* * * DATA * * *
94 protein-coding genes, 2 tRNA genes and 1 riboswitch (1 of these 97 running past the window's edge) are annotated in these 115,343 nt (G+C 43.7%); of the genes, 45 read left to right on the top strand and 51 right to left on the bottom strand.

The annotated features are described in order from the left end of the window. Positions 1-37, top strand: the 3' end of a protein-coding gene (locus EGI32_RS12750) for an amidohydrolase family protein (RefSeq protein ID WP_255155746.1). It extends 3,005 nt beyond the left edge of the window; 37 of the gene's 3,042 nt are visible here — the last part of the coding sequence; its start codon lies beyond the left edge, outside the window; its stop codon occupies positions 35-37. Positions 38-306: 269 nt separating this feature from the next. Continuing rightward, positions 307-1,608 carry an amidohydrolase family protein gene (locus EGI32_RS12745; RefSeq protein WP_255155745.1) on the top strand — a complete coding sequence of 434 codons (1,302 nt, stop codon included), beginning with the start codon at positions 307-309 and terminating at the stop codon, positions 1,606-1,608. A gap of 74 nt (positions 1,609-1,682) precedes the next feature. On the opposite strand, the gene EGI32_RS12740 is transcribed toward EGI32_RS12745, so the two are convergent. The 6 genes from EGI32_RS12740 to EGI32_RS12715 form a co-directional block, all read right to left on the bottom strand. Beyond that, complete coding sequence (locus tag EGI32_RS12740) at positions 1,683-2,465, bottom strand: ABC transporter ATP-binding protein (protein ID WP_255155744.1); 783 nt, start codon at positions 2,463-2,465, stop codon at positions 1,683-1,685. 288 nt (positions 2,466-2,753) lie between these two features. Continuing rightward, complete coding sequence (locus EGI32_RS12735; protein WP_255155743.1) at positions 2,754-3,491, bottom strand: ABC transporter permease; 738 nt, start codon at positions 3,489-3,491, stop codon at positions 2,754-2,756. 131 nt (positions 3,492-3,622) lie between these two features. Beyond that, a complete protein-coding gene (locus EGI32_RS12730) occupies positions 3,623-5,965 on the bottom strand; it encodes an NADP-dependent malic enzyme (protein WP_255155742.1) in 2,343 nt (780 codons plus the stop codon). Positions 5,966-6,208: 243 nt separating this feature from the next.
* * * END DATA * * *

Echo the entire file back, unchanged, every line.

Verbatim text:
94 protein-coding genes, 2 tRNA genes and 1 riboswitch (1 of these 97 running past the window's edge) are annotated in these 115,343 nt (G+C 43.7%); of the genes, 45 read left to right on the top strand and 51 right to left on the bottom strand.

The annotated features are described in order from the left end of the window. Positions 1-37, top strand: the 3' end of a protein-coding gene (locus EGI32_RS12750) for an amidohydrolase family protein (RefSeq protein ID WP_255155746.1). It extends 3,005 nt beyond the left edge of the window; 37 of the gene's 3,042 nt are visible here — the last part of the coding sequence; its start codon lies beyond the left edge, outside the window; its stop codon occupies positions 35-37. Positions 38-306: 269 nt separating this feature from the next. Continuing rightward, positions 307-1,608 carry an amidohydrolase family protein gene (locus EGI32_RS12745; RefSeq protein WP_255155745.1) on the top strand — a complete coding sequence of 434 codons (1,302 nt, stop codon included), beginning with the start codon at positions 307-309 and terminating at the stop codon, positions 1,606-1,608. A gap of 74 nt (positions 1,609-1,682) precedes the next feature. On the opposite strand, the gene EGI32_RS12740 is transcribed toward EGI32_RS12745, so the two are convergent. The 6 genes from EGI32_RS12740 to EGI32_RS12715 form a co-directional block, all read right to left on the bottom strand. Beyond that, complete coding sequence (locus tag EGI32_RS12740) at positions 1,683-2,465, bottom strand: ABC transporter ATP-binding protein (protein ID WP_255155744.1); 783 nt, start codon at positions 2,463-2,465, stop codon at positions 1,683-1,685. 288 nt (positions 2,466-2,753) lie between these two features. Continuing rightward, complete coding sequence (locus EGI32_RS12735; protein WP_255155743.1) at positions 2,754-3,491, bottom strand: ABC transporter permease; 738 nt, start codon at positions 3,489-3,491, stop codon at positions 2,754-2,756. 131 nt (positions 3,492-3,622) lie between these two features. Beyond that, a complete protein-coding gene (locus EGI32_RS12730) occupies positions 3,623-5,965 on the bottom strand; it encodes an NADP-dependent malic enzyme (protein WP_255155742.1) in 2,343 nt (780 codons plus the stop codon). Positions 5,966-6,208: 243 nt separating this feature from the next.